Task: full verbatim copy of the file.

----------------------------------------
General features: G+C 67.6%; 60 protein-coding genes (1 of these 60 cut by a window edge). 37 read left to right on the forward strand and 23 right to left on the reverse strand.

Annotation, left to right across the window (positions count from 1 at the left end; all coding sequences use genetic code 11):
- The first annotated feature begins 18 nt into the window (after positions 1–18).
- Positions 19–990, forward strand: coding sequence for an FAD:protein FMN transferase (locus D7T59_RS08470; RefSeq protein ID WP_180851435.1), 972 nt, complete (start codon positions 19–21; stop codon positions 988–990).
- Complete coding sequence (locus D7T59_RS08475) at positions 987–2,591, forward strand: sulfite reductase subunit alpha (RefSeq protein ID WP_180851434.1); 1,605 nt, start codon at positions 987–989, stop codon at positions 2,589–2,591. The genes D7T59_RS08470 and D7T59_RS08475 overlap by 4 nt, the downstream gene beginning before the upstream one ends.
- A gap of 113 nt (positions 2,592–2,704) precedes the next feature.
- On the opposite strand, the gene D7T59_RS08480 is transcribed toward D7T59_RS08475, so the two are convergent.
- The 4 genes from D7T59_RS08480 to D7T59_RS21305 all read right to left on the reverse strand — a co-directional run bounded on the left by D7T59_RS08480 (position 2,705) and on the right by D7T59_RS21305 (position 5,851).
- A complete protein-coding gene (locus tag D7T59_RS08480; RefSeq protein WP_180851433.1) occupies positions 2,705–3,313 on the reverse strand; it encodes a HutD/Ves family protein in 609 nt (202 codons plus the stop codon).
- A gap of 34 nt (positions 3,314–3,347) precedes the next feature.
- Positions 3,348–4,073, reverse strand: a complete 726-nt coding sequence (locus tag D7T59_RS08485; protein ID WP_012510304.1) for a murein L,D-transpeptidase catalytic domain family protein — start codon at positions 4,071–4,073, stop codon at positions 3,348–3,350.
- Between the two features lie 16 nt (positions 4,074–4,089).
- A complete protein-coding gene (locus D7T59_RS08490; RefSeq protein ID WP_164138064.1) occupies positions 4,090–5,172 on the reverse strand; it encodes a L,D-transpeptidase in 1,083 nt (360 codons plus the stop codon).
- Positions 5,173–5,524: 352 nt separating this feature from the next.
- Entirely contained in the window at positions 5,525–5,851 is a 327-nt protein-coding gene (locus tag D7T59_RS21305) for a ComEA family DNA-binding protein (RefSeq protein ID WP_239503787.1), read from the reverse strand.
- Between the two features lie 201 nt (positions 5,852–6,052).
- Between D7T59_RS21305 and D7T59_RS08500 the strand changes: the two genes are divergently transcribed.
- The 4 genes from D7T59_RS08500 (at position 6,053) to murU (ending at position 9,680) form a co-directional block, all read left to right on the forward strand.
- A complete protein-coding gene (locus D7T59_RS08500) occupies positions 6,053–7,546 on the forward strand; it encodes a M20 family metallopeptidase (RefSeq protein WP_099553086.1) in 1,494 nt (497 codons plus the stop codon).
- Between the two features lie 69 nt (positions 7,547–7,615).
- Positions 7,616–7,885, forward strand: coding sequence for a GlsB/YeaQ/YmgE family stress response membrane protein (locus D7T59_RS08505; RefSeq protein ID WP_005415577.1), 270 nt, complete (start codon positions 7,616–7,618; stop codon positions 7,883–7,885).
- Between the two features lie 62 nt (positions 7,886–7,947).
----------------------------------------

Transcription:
General features: G+C 67.6%; 60 protein-coding genes (1 of these 60 cut by a window edge). 37 read left to right on the forward strand and 23 right to left on the reverse strand.

Annotation, left to right across the window (positions count from 1 at the left end; all coding sequences use genetic code 11):
- The first annotated feature begins 18 nt into the window (after positions 1–18).
- Positions 19–990, forward strand: coding sequence for an FAD:protein FMN transferase (locus D7T59_RS08470; RefSeq protein ID WP_180851435.1), 972 nt, complete (start codon positions 19–21; stop codon positions 988–990).
- Complete coding sequence (locus D7T59_RS08475) at positions 987–2,591, forward strand: sulfite reductase subunit alpha (RefSeq protein ID WP_180851434.1); 1,605 nt, start codon at positions 987–989, stop codon at positions 2,589–2,591. The genes D7T59_RS08470 and D7T59_RS08475 overlap by 4 nt, the downstream gene beginning before the upstream one ends.
- A gap of 113 nt (positions 2,592–2,704) precedes the next feature.
- On the opposite strand, the gene D7T59_RS08480 is transcribed toward D7T59_RS08475, so the two are convergent.
- The 4 genes from D7T59_RS08480 to D7T59_RS21305 all read right to left on the reverse strand — a co-directional run bounded on the left by D7T59_RS08480 (position 2,705) and on the right by D7T59_RS21305 (position 5,851).
- A complete protein-coding gene (locus tag D7T59_RS08480; RefSeq protein WP_180851433.1) occupies positions 2,705–3,313 on the reverse strand; it encodes a HutD/Ves family protein in 609 nt (202 codons plus the stop codon).
- A gap of 34 nt (positions 3,314–3,347) precedes the next feature.
- Positions 3,348–4,073, reverse strand: a complete 726-nt coding sequence (locus tag D7T59_RS08485; protein ID WP_012510304.1) for a murein L,D-transpeptidase catalytic domain family protein — start codon at positions 4,071–4,073, stop codon at positions 3,348–3,350.
- Between the two features lie 16 nt (positions 4,074–4,089).
- A complete protein-coding gene (locus D7T59_RS08490; RefSeq protein ID WP_164138064.1) occupies positions 4,090–5,172 on the reverse strand; it encodes a L,D-transpeptidase in 1,083 nt (360 codons plus the stop codon).
- Positions 5,173–5,524: 352 nt separating this feature from the next.
- Entirely contained in the window at positions 5,525–5,851 is a 327-nt protein-coding gene (locus tag D7T59_RS21305) for a ComEA family DNA-binding protein (RefSeq protein ID WP_239503787.1), read from the reverse strand.
- Between the two features lie 201 nt (positions 5,852–6,052).
- Between D7T59_RS21305 and D7T59_RS08500 the strand changes: the two genes are divergently transcribed.
- The 4 genes from D7T59_RS08500 (at position 6,053) to murU (ending at position 9,680) form a co-directional block, all read left to right on the forward strand.
- A complete protein-coding gene (locus D7T59_RS08500) occupies positions 6,053–7,546 on the forward strand; it encodes a M20 family metallopeptidase (RefSeq protein WP_099553086.1) in 1,494 nt (497 codons plus the stop codon).
- Between the two features lie 69 nt (positions 7,547–7,615).
- Positions 7,616–7,885, forward strand: coding sequence for a GlsB/YeaQ/YmgE family stress response membrane protein (locus D7T59_RS08505; RefSeq protein ID WP_005415577.1), 270 nt, complete (start codon positions 7,616–7,618; stop codon positions 7,883–7,885).
- Between the two features lie 62 nt (positions 7,886–7,947).